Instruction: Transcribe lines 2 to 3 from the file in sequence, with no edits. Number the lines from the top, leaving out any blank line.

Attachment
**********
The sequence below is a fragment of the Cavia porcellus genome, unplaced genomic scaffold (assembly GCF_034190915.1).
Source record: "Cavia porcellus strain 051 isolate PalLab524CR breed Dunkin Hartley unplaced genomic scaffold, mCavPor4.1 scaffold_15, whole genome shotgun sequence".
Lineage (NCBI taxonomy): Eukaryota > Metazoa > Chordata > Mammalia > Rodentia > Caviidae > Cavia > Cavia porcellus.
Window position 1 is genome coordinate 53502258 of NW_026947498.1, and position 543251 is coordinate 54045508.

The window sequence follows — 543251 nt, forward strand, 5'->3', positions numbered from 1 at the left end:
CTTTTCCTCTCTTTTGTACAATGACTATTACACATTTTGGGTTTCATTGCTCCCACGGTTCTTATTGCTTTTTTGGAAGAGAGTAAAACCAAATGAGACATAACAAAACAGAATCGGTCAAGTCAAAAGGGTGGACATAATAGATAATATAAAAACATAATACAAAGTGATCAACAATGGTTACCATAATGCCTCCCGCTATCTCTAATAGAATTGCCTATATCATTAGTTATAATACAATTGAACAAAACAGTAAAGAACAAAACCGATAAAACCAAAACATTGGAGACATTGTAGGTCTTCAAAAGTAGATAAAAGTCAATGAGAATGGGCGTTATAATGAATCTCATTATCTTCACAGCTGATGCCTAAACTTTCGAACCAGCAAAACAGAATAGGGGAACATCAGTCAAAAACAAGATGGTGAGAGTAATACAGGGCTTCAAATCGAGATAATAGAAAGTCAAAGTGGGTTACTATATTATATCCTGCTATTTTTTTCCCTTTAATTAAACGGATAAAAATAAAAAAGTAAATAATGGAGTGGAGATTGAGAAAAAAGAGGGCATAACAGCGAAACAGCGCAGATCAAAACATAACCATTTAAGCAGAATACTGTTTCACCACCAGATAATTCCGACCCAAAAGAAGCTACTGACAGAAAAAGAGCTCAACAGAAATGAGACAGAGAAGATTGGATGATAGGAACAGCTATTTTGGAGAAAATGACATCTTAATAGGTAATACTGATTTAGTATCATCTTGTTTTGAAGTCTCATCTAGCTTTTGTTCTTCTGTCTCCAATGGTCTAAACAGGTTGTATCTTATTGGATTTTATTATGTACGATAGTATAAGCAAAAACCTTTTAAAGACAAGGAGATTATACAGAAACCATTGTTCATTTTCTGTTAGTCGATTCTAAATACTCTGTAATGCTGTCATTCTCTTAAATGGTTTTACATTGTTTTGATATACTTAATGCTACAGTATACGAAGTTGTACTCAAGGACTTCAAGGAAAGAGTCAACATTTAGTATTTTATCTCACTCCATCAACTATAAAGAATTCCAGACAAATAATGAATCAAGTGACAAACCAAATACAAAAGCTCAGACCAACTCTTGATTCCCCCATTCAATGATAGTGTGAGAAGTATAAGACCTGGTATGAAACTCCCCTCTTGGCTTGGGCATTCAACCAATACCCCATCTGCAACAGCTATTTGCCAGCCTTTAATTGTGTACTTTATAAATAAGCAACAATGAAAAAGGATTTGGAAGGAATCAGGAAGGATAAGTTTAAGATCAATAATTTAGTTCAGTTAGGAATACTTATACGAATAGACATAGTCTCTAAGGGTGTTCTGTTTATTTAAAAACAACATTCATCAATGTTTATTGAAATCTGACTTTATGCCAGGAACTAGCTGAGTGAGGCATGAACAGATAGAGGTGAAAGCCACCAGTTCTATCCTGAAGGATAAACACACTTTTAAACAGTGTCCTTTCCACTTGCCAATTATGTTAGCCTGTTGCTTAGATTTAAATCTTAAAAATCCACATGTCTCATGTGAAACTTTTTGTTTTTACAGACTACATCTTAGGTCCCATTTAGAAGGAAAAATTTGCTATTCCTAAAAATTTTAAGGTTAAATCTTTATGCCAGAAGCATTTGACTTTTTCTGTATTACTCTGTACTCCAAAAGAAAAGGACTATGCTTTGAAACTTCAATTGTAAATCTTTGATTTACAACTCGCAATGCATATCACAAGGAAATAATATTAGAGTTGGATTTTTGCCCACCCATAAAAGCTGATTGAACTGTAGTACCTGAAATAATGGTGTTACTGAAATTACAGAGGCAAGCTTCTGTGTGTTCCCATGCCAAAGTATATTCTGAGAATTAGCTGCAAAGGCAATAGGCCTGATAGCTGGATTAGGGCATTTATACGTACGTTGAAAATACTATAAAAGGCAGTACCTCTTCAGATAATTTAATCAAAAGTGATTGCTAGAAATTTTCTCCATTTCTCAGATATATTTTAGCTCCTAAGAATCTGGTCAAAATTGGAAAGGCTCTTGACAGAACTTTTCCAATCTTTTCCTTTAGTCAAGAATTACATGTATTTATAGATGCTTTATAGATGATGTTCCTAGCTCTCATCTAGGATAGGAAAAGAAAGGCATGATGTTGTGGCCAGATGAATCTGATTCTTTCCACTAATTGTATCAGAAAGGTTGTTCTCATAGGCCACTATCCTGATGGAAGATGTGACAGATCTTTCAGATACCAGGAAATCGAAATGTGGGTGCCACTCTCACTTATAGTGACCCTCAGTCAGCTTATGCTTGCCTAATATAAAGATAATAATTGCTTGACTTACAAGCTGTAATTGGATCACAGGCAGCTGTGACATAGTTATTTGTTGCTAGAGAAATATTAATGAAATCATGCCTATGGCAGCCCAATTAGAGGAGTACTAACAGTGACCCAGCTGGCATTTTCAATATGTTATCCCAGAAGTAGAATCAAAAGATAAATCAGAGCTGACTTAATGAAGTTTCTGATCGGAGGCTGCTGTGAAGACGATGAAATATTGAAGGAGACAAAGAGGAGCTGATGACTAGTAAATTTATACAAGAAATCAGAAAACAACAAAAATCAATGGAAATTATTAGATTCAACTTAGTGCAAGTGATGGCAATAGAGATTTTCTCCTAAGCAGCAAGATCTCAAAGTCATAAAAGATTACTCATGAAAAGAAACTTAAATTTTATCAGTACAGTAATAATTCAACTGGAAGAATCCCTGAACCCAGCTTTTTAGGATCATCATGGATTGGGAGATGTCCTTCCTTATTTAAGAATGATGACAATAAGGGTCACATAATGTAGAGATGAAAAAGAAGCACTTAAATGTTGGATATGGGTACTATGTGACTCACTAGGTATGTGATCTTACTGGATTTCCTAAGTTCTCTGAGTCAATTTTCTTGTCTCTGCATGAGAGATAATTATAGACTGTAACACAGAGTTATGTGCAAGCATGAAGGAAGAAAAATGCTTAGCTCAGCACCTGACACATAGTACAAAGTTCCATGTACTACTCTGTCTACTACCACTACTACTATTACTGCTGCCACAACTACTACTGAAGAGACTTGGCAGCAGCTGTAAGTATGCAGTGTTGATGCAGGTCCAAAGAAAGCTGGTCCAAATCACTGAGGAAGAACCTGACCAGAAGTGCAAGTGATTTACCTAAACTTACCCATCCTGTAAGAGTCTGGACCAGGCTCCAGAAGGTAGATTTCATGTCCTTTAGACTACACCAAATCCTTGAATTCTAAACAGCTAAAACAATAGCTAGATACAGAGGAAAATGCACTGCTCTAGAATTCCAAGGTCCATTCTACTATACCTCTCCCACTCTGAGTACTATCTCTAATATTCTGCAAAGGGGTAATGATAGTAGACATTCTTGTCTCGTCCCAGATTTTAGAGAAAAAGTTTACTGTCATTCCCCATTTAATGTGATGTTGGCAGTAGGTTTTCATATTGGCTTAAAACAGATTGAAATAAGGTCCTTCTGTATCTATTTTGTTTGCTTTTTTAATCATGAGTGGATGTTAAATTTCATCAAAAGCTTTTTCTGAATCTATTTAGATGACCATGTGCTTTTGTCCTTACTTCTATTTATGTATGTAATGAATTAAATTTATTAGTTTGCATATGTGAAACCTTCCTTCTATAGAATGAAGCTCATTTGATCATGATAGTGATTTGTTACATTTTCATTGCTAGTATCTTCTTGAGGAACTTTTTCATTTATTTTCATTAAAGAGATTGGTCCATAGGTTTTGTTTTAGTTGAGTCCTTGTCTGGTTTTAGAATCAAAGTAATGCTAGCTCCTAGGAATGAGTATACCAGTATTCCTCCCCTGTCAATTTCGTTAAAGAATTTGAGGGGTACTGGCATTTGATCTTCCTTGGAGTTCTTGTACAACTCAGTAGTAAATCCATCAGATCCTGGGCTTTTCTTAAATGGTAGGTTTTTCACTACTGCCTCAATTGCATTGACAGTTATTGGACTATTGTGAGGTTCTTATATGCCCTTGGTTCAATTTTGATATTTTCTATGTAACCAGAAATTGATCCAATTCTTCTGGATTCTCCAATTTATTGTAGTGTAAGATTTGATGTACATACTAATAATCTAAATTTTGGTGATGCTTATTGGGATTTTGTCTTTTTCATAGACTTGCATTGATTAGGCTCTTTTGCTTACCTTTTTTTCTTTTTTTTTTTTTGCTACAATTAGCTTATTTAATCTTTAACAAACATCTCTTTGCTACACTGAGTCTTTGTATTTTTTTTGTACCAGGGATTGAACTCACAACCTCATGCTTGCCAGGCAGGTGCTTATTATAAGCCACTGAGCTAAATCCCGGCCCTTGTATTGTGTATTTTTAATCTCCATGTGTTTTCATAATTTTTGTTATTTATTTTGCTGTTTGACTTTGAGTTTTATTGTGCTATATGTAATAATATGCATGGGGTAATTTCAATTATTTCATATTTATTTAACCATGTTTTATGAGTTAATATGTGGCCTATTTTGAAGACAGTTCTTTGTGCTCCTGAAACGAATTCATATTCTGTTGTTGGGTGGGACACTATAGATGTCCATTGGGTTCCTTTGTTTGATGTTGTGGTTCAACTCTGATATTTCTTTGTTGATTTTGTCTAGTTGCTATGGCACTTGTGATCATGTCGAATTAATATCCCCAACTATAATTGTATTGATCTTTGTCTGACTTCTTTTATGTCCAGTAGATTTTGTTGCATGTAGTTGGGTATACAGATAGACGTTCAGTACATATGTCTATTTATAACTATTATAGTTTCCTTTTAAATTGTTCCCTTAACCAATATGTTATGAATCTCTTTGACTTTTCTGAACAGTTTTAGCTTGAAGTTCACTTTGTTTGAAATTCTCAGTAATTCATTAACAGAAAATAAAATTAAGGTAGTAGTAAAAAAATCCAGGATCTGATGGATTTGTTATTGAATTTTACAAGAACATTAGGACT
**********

Source record: "Cavia porcellus strain 051 isolate PalLab524CR breed Dunkin Hartley unplaced genomic scaffold, mCavPor4.1 scaffold_15, whole genome shotgun sequence".
Lineage (NCBI taxonomy): Eukaryota > Metazoa > Chordata > Mammalia > Rodentia > Caviidae > Cavia > Cavia porcellus.